SYRACUSE, Utah (ABC4) — “Cancer” is a scary word, and it’s a word that millions of families know all too well. That word has been at the center of one Syracuse family’s daily lives for the last year and a half.

However, this Saturday they’re asking the community to take part in a drive-by parade to celebrate their 12-year-old daughter’s victory. Payton Himle beat brain cancer.  

The American Cancer Society estimates that there will be nearly two million new cancer cases in the U.S. by the end of the year. Cancer remains the second leading cause of death in the county. Sadly, there will be an estimated 600,000 deaths this year directly caused by cancer.  

While many families experience loss, others will beat the odds. The Himle family is one of those that will make it out okay.  

“That’s my best friend,” Payton Himle squealed while looking through pictures with her mother. They flipped through pictures that were taken over the last year and a half. Pictures that document a journey full of lows, but also with highs.   

“Terrified!” Payton exclaimed. Her mother, Jessica Himle added, “She wasn’t sick.”  

Nearly two years ago, Payton went to Lagoon Amusement Park with some friends. At the time, she was having some hearing issues and part of her face was feeling weak. She was scheduled to go on a trip with some friends, in just two days. Her parents decided it would be best to get her into a doctor’s office in between the fun.  

That visit was anything but fun. “They tell me she has a tumor the size of two golf balls, and they wouldn’t let us leave,” Jessica told ABC4. She added that she didn’t believe the doctors because her daughter, other than the hearing issues, hadn’t been sick nor showed serious symptoms.   

“I was of course scared; everyone was scared, and I just didn’t know what to expect,” Payton stated.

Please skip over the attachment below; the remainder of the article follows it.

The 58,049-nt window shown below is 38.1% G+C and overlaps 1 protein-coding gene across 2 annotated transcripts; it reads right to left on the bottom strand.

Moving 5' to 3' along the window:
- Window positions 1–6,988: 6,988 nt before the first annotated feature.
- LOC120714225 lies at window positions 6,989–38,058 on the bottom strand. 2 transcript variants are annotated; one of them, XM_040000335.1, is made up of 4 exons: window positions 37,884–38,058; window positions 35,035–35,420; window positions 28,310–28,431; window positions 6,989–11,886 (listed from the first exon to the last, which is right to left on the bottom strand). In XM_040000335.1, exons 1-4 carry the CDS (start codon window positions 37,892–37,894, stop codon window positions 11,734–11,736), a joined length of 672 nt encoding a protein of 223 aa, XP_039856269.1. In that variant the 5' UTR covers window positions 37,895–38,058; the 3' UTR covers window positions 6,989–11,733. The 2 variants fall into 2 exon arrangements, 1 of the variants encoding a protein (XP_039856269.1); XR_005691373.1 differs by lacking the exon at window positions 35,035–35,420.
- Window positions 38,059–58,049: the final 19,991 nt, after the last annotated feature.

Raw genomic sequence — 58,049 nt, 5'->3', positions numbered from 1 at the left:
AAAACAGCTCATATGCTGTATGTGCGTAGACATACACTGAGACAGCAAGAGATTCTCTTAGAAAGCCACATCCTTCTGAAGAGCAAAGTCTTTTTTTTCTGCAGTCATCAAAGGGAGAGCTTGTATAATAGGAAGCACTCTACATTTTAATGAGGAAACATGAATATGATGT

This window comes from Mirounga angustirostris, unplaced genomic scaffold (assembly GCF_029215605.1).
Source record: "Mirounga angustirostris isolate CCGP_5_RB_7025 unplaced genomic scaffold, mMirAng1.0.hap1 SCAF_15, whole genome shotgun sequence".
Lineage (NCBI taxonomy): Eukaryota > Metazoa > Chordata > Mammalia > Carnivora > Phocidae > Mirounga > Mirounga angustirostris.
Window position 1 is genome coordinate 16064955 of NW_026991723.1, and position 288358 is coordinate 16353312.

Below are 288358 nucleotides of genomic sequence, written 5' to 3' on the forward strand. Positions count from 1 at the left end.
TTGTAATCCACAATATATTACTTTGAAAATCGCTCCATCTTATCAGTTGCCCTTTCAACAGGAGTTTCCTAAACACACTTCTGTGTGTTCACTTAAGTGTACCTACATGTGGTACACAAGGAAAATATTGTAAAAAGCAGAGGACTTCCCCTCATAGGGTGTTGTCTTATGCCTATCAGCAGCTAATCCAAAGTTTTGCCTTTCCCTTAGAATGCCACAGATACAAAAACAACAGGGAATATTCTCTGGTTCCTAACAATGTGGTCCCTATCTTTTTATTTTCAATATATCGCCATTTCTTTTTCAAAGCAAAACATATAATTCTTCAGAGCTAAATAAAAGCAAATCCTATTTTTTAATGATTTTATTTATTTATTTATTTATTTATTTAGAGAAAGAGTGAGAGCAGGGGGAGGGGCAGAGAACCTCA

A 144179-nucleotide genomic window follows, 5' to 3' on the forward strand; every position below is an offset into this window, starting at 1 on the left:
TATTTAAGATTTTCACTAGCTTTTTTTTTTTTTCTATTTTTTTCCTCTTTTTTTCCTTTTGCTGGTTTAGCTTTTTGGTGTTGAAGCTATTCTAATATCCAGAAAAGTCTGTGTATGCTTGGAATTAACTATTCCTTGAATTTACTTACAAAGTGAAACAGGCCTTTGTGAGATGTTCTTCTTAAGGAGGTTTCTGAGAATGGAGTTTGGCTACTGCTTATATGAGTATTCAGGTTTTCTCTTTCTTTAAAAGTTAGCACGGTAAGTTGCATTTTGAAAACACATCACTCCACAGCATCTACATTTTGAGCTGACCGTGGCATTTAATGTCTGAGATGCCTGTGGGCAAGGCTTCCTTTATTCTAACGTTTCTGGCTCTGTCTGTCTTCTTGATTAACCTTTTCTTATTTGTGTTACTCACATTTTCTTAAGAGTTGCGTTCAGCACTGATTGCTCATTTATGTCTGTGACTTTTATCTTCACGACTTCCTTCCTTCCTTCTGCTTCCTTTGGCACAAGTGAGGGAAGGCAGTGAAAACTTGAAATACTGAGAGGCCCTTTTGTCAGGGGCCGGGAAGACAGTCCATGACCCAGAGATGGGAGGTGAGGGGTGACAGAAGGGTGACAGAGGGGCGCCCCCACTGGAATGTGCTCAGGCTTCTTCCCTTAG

The Hilmes said Payton would need brain surgery to remove the large tumor. That was followed by radiation and chemotherapy.  Payton added: “The hardest part was probably the surgery because of just getting over that, relearning how to do everything I know was really hard.” Payton told ABC4 that she basically turned into a baby after surgery and had to relearn how to eat, talk and walk.  

Payton’s parents said they stayed “annoyingly optimistic” in front of their daughter. However, there were days when that was hard to do. “The day that she started losing her hair,” Payton’s dad Brandon said through tears. The family has a picture of that day. Brandon is holding Payton after she, and the men in the family, had shaved their heads. The emotion in the picture is almost tangible.   

Having to live through some of the darkest days of their lives, the Himles said they learned a lesson everyone should remember. “Everyone deserves some grace,” Jessica said. “You don’t know what people are going through.”  

The dark days were often drowned out with bright ones. Payton’s parents told ABC4 that kind acts from those around them helped make a difference. Often, those acts were from complete strangers who happened to hear about Payton’s diagnosis. This was another life lesson. “We should be that for everybody else, you know and just really look at other people’s problems and internalize them so that we can be the good for each other,” Brandon said.   

Payton has her last treatment in two weeks which, she said, has her feeling: “I don’t even know, excited. I’m feeling, also, a little bit sad because I’m going to miss all my friends in the hospital.”   

For others facing a new cancer diagnosis the brave 12-year-old has some advice. “Think of all the good that comes from it instead of all the bad and scary stuff,” she stated. “Think of the good stuff.”   

Payton still faces lots of physical therapy (half of her face is still partially paralyzed). She will also have follow-up appointments with her doctors for the foreseeable future to make sure the cancer stays at bay. But for now, she is just excited to finally get back to school. In fact, she decided to return to class a little earlier than she was supposed to so that she could participate in “Twin Day” with her friends.  

On Saturday, Oct. 7, the community is invited to come out and celebrate Payton with a drive-by parade. They are encouraged to decorate their vehicles in pink and mint green. However, if they can’t, some decorations will be available to use starting at 6:00 p.m. At 7:00 p.m., the parade will make its way from the meeting place to Payton’s home a few blocks away.  

For those wanting to help Payton celebrate, meet in front of the LDS chapel at 1600 S 4500 W in Syracuse. Payton will be anxiously awaiting. “I’m most excited about, I don’t know, I like people,” she said through a giggle. “So, I’m just going to see a bunch of people. I’m most excited about that.”